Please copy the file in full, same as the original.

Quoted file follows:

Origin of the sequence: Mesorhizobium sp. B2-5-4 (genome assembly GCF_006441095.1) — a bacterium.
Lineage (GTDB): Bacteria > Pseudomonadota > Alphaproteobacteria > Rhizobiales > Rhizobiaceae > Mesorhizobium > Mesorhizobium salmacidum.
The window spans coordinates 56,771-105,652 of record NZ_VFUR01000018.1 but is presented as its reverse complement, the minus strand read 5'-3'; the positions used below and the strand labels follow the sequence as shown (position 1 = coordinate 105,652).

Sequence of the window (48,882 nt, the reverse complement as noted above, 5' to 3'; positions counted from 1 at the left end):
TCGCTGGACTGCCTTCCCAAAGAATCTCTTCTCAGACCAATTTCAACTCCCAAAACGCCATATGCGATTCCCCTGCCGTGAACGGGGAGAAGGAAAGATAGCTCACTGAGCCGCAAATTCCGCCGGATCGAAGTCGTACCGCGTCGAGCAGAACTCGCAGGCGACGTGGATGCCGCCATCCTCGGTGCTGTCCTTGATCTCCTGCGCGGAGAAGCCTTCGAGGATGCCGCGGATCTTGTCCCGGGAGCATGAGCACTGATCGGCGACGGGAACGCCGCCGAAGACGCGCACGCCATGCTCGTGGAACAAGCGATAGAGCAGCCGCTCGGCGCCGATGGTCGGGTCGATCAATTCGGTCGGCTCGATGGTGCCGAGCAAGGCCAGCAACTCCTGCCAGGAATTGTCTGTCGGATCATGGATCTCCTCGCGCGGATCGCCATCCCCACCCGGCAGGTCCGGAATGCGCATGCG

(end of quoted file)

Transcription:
Origin of the sequence: Mesorhizobium sp. B2-5-4 (genome assembly GCF_006441095.1) — a bacterium.
Lineage (GTDB): Bacteria > Pseudomonadota > Alphaproteobacteria > Rhizobiales > Rhizobiaceae > Mesorhizobium > Mesorhizobium salmacidum.
The window spans coordinates 56,771-105,652 of record NZ_VFUR01000018.1 but is presented as its reverse complement, the minus strand read 5'-3'; the positions used below and the strand labels follow the sequence as shown (position 1 = coordinate 105,652).

Sequence of the window (48,882 nt, the reverse complement as noted above, 5' to 3'; positions counted from 1 at the left end):
TCGCTGGACTGCCTTCCCAAAGAATCTCTTCTCAGACCAATTTCAACTCCCAAAACGCCATATGCGATTCCCCTGCCGTGAACGGGGAGAAGGAAAGATAGCTCACTGAGCCGCAAATTCCGCCGGATCGAAGTCGTACCGCGTCGAGCAGAACTCGCAGGCGACGTGGATGCCGCCATCCTCGGTGCTGTCCTTGATCTCCTGCGCGGAGAAGCCTTCGAGGATGCCGCGGATCTTGTCCCGGGAGCATGAGCACTGATCGGCGACGGGAACGCCGCCGAAGACGCGCACGCCATGCTCGTGGAACAAGCGATAGAGCAGCCGCTCGGCGCCGATGGTCGGGTCGATCAATTCGGTCGGCTCGATGGTGCCGAGCAAGGCCAGCAACTCCTGCCAGGAATTGTCTGTCGGATCATGGATCTCCTCGCGCGGATCGCCATCCCCACCCGGCAGGTCCGGAATGCGCATGCG